April 26, 2022

Alcoa advances sustainably with recycled aluminum, produced using renewable energy

At Alcoa, we are working on our vision to reinvent the aluminum industry. In some cases, that means transformative innovation that will fundamentally change the way we produce aluminum in the future. In other cases, it means important upgrades that can help advance sustainably today – the most recent example being our Mosjøen smelter.

Nestled between mountain and sea in northern Norway, the site now boasts our company’s largest investment in recycling infrastructure. There, Alcoa has completed the installation of a new furnace that uses renewable energy to recycle scrap aluminum, saving energy and unlocking the infinite recyclability of our metal.

Major investment for a growing green market

Clean aluminum chips and shavings have been compressed into briquettes and now await melting from Alcoa's induction furnace where the recycled aluminum will be blended with the smelter’s low-carbon aluminum and various alloying materials, depending on the end-use applications.

The project stems from a collaboration between Alcoa and MMG Aluminium, a German-based metals trading company that supplies Mosjøen with clean aluminum chips and shavings that have been compressed into briquettes. The induction furnace efficiently melts those briquettes and then pours out the recycled aluminum for blending with the smelter’s low-carbon aluminum and various alloying materials, depending on the end-use applications.

Hear from Alcoans about the project. Want to view in Norwegian? Click here.


Aluminum is infinitely recyclable. Induction Furnace Operator Serban Baci inspects the aluminum inspects aluminum alloy briquettes that were once scrap and will soon be sustainably recycled.

Once cast into new shapes and sizes, the recycled metal can be used for anything from beverage cans to electric cars.

“We have been working with the plant in Mosjøen for more than 15 years, and we are happy to see our long and steady relationship grow with an increase in the site’s recycling capabilities,” said Guenter Strobel, the CEO and Founder of MMG Aluminium. “We see Alcoa as the right partner for this project, which combines green energy to power a new furnace with the high-end quality standard of the products that we get from Alcoa Mosjøen.”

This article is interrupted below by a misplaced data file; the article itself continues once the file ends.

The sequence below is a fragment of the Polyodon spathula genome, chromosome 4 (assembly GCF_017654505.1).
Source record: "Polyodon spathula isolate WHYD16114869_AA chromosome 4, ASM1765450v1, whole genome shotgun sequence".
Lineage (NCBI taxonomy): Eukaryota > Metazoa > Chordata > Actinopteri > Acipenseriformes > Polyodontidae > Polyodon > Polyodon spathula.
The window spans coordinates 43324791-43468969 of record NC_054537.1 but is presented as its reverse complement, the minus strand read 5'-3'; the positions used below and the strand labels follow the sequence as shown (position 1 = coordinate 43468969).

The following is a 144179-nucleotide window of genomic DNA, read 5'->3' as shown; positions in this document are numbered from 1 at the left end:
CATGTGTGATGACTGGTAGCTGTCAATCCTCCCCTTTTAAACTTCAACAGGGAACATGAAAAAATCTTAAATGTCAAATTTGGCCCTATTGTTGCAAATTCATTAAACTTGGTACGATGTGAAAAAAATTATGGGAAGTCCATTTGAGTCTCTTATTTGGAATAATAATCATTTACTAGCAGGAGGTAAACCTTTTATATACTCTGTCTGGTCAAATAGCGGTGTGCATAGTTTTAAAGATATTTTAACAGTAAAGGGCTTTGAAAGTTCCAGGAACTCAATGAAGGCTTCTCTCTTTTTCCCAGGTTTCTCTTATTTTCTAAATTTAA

What is an induction furnace?

Most plants across the world remelt scrap using furnaces powered by natural gas burners located on the walls and roofs, radiating heat onto material placed in the center. Mosjøen’s induction furnace, however, runs on electricity sourced from wind and hydropower and uses alternating current that runs through a resisting coil, creating heat. That heat melts the scrap and any impurities are removed before pure aluminum is poured off via the furnace’s tilting mechanism.

7The induction furnace is powered by renewable energy sourced from wind and hydro power. Espen Breivik, Operator Induction Furnace, performs routine inspections.

Alcoa’s induction furnace was Alcoa’s single largest return-seeking capital project in 2021, and it was built in a record 10 months.

2New recycling infrastructure at our Mosjøen smelter can melt aluminum scrap with 100 percent renewable energy, fulfilling our metal’s potential as an infinitely recyclable material.

By melting aluminum through renewable-powered induction, approximately 4,400 metric tons of carbon dioxide emissions per year are avoided by not using a traditional furnace with natural gas. That is the equivalent of taking about 1,000 cars with internal combustion engines off the road. Since the scrap being recycled has a reduced footprint across its life cycle, the total carbon footprint of the melted product is reduced dramatically.

Automation improves safety, efficiency

The furnace is charged, tended, cleaned, and robotically skimmed using an automatic system. The latest safety features help detect any unsupervised movement from a fully automated operations room. The induction furnace is able to operate semi- autonomously, given the wide range of sensors and guiding systems. This is particularly helpful when blending scrap metal with primary aluminum to perfectly match the customer’s needs. By analyzing the scrap and making advance calculations, customer requirements are fully met in terms of purity, alloy content and any specific needs.

5Ready, aim, load! Each load of scrap aluminum requires careful calculation. Because different scrap contains different alloys, Alcoans are completing testing and mathematical calculations to ensure the product aligns with the customer's alloy specifications.
6Aluminum scrap is given new life. First it's pressed into briquettes and shipped to Mosjøen where it awaits its sustainability journey.
8Molten metal is poured into the crucible for transportation to the cast house. Because aluminum is a sustainable metal with limitless uses it can be recycled again and again and again.

Following the roadmap to a green future

The closed-loop induction furnace is just one of many methods Alcoa is advancing to produce low-carbon solutions, which includes our technology roadmap for the future and our existing Sustana line of products that can help customers reduce their carbon footprint.

3Ingri Gryteselv Løkholm - Process Coordinator Induction Furnace has helped lead the capital project.

The Sustana line includes EcoDuraTM aluminum with 50 percent minimum recycled content and EcoLumTM primary aluminum with less than 4.0 CO2e emissions (scope 1 and 2) from bauxite, alumina, smelting, and casting. This performance is approximately 3.5 times better than the industry average and is offered in a full range of primary products, including billet, foundry, slab, rod, unalloyed high purity, and P1020.

9Once cast into new shapes and sizes, the recycled metal can be used for anything from beverage cans to electric cars. Shown is Malin Salomonsen, Cast House Operator